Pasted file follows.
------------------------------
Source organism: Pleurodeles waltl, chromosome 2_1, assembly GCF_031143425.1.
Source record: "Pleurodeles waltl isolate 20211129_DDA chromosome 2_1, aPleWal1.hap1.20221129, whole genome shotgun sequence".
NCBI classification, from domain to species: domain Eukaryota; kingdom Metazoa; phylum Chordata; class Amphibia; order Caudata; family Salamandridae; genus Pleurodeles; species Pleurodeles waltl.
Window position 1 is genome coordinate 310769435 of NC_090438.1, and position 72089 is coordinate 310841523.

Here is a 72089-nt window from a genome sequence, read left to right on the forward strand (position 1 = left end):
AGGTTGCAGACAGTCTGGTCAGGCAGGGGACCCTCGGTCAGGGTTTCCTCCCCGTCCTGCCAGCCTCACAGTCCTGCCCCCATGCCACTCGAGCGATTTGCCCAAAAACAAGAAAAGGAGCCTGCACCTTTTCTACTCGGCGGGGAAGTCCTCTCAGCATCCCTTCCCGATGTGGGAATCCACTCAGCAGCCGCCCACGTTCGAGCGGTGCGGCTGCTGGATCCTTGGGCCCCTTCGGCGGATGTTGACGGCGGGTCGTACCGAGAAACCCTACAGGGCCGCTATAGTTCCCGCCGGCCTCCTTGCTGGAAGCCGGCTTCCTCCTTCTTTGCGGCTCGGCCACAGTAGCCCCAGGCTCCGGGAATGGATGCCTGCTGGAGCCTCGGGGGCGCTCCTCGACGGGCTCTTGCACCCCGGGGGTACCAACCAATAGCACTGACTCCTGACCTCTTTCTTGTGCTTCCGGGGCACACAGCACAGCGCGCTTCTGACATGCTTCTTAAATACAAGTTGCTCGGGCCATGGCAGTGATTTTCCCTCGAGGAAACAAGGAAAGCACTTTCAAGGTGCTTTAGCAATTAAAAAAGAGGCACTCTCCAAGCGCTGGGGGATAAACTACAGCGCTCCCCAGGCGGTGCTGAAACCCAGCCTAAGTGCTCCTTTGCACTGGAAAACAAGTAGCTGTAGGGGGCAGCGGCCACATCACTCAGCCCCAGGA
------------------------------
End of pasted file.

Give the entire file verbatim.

Source organism: Pleurodeles waltl, chromosome 2_1, assembly GCF_031143425.1.
Source record: "Pleurodeles waltl isolate 20211129_DDA chromosome 2_1, aPleWal1.hap1.20221129, whole genome shotgun sequence".
NCBI classification, from domain to species: domain Eukaryota; kingdom Metazoa; phylum Chordata; class Amphibia; order Caudata; family Salamandridae; genus Pleurodeles; species Pleurodeles waltl.
Window position 1 is genome coordinate 310769435 of NC_090438.1, and position 72089 is coordinate 310841523.

Here is a 72089-nt window from a genome sequence, read left to right on the forward strand (position 1 = left end):
AGGTTGCAGACAGTCTGGTCAGGCAGGGGACCCTCGGTCAGGGTTTCCTCCCCGTCCTGCCAGCCTCACAGTCCTGCCCCCATGCCACTCGAGCGATTTGCCCAAAAACAAGAAAAGGAGCCTGCACCTTTTCTACTCGGCGGGGAAGTCCTCTCAGCATCCCTTCCCGATGTGGGAATCCACTCAGCAGCCGCCCACGTTCGAGCGGTGCGGCTGCTGGATCCTTGGGCCCCTTCGGCGGATGTTGACGGCGGGTCGTACCGAGAAACCCTACAGGGCCGCTATAGTTCCCGCCGGCCTCCTTGCTGGAAGCCGGCTTCCTCCTTCTTTGCGGCTCGGCCACAGTAGCCCCAGGCTCCGGGAATGGATGCCTGCTGGAGCCTCGGGGGCGCTCCTCGACGGGCTCTTGCACCCCGGGGGTACCAACCAATAGCACTGACTCCTGACCTCTTTCTTGTGCTTCCGGGGCACACAGCACAGCGCGCTTCTGACATGCTTCTTAAATACAAGTTGCTCGGGCCATGGCAGTGATTTTCCCTCGAGGAAACAAGGAAAGCACTTTCAAGGTGCTTTAGCAATTAAAAAAGAGGCACTCTCCAAGCGCTGGGGGATAAACTACAGCGCTCCCCAGGCGGTGCTGAAACCCAGCCTAAGTGCTCCTTTGCACTGGAAAACAAGTAGCTGTAGGGGGCAGCGGCCACATCACTCAGCCCCAGGA